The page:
The single European market has provided great growth opportunities to businesses across Europe.
Automotive companies have been among those that have taken up on this opportunity and expanded their production capabilities, especially to new EU Member States in Eastern Europe where costs are more competitive.
However, this expansion has also come at a cost, with automotive companies facing an increasingly complex supply chain. Hence VAT reporting obligations have become more complex and spread throughout more countries.
An understanding of the way automotive companies structure their business in different tax jurisdictions is essential in order to be able to assess the correct VAT treatment for each type of transaction (e.g. intra-community transactions, domestic sales, exports, etc.). Without this being clearly mapped and substantiated, determining any potential VAT liabilities or registration requirements can be big challenge.
It is crucial for a business operating such complex supply chains to get things right from the start and have upfront information on its VAT liabilities, registration and reporting requirements. This is essential because non-compliance charges (i.e. penalties, interest and management of audits) can be significantly high in some jurisdictions, affecting profit margins in a market that is already very competitive.
Domestic sales of moulds, dies, templates, patterns, punches and other similar tools (generally referred to as “tooling”) are routinely performed in the automotive industry. Yet the same type of transaction may lead to different VAT treatments being applied depending on the exact provisions in force in the Member State where the sales occurs. For example, the sale of tooling by non-resident companies requires VAT registrations to be obtained and local VAT to be accounted for. There can though be exceptions to when VAT is charged (i.e. sales to domestic clients). Other Member States though apply the extended reverse charge mechanism and do not want non-established business to register. There are even exceptions from registration for one-off transactions.
Our extensive expertise in cross-border transactions allows us to take a broad view of your business and provide you with tailored advice that considers not just one side of a transaction but your entire supply chain from a VAT perspective. This makes sure that all of the variables mentioned above can be taken into account and bespoke advice provided on not both your obligations but also efficiencies that could be created.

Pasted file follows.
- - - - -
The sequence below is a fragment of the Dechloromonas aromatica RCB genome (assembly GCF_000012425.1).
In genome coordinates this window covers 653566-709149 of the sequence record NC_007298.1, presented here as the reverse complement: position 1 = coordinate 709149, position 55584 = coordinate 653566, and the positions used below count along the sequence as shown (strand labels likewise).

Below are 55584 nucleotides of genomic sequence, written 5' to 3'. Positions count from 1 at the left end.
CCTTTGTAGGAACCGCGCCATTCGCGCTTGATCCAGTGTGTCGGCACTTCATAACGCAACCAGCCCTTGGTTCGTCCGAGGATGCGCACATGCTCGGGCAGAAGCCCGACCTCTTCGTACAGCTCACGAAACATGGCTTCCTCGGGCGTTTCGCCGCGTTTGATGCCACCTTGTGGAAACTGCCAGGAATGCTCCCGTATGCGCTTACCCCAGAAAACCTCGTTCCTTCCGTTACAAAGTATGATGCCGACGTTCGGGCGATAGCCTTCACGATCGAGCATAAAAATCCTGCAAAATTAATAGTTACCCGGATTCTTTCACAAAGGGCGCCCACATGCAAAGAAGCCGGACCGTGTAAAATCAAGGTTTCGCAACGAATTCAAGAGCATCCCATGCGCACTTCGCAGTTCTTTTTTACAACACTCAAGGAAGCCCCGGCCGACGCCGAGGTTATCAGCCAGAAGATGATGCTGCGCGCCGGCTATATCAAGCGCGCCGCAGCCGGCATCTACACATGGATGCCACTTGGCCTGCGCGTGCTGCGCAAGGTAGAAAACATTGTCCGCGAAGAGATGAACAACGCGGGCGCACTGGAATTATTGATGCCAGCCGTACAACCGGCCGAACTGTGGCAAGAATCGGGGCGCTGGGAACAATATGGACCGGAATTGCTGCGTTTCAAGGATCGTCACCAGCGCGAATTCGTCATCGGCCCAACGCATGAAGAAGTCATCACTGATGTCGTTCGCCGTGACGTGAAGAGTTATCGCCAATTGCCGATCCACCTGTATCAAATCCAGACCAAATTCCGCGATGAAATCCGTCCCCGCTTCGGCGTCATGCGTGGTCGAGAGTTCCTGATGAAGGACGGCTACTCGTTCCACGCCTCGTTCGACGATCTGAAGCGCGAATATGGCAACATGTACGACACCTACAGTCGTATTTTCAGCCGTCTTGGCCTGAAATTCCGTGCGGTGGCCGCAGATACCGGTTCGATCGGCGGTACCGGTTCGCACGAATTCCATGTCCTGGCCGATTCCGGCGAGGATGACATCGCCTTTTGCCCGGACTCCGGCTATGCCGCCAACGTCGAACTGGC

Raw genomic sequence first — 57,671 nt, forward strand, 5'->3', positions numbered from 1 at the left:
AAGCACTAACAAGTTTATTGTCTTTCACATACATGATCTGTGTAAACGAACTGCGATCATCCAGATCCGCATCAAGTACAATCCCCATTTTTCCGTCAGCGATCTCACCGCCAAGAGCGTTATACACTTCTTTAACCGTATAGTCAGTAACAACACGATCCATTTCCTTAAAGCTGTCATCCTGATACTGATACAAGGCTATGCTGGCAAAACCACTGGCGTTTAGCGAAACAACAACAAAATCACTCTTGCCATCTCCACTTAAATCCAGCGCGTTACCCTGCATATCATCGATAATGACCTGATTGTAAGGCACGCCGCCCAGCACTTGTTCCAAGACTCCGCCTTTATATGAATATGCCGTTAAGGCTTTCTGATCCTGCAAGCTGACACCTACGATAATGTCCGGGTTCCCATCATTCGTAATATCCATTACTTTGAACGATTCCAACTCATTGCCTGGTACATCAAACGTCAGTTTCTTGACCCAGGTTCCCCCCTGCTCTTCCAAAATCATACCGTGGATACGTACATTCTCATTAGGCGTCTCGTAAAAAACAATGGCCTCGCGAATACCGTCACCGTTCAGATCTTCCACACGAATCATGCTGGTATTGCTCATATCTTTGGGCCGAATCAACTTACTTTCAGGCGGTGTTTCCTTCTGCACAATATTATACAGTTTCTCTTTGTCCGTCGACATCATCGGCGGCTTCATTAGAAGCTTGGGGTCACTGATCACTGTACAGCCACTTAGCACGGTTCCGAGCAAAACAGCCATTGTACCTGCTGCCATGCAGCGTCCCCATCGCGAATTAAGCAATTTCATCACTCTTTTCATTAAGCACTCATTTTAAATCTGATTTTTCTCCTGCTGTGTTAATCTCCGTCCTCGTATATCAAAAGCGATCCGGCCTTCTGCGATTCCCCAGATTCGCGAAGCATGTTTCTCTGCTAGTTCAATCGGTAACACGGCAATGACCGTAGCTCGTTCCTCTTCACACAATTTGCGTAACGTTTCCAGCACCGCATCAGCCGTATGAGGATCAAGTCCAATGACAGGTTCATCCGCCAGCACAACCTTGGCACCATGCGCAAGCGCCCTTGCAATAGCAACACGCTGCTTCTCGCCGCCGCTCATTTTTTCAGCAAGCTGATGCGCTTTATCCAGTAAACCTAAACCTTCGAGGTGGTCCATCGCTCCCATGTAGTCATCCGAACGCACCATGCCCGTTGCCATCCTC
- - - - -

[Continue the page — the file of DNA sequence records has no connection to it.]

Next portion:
As mentioned automotive companies may have the obligation to register for VAT in some countries, depending on the way the supply chain is structured, or because of domestic transactions performed. On the other hand, there are cases where companies can avoid registration or they may be even prohibited to register (in some EU jurisdictions) if other options are available.
Correct reporting after registration and timely knowledge of your reporting obligations is also important as some countries impose high penalties for non-compliance. Romania for example has a 0.08% penalty payable per day for VAT liabilities not declared but uncovered during an audit which goes on top of its standard 0.02% per day penalty for late payment, leading up to a total of 36,5% in potential charges for one year. Greece can levy penalties of up to 200% of the VAT due whilst in other countries, penalties may not be due depending on how errors are disclosed to the tax authorities.
We can tell you if, when and where you need to register for VAT throughout EU and non-EU countries, take care of the registration process and help you comply with reporting obligations in these countries.
Automotive companies are often in a VAT credit position, especially in countries where tooling operations occur. It is essential therefore to determine whether your refund of that VAT should be achieved by following the procedure laid down by the Refund Directive or if you have an obligation to register for VAT purposes in that Member State and follow the domestic refund procedure.
Each jurisdiction has different requirements in terms of information and documents needed for a claim to be made under the Refund Directive, but certain patterns have emerged: for example, tax authorities in Eastern Europe are more formalistic and require substantially more documentation than their peers. Furthermore, non-compliance with formal requirements (e.g. invoices not having the customer’s correct address, failure to provide CMR’s as transport documents) are often used to justify significant delays in answering a refund claim or can even lead to companies being denied the amounts requested.
Another unwanted consequence of operating in several countries is companies find themselves often in the position of having to discuss with tax authorities, suppliers and clients in several jurisdictions at once during VAT refunds, which takes away valuable resources from their core business.
Rather than leaving you having to establish and manage relationships in many countries with tax authorities, or deal with high and unpredictable costs, Accordance’s single point of contact brings control and visibility to all VAT services you require, whether it’s VAT registration services, VAT reporting services, or VAT refund services, allowing you to focus on your day to day business. Furthermore, through on time reporting and by meeting all your VAT obligations we can help you achieve a better reputation with tax authorities throughout Europe and improve your chances of a smooth VAT recovery process.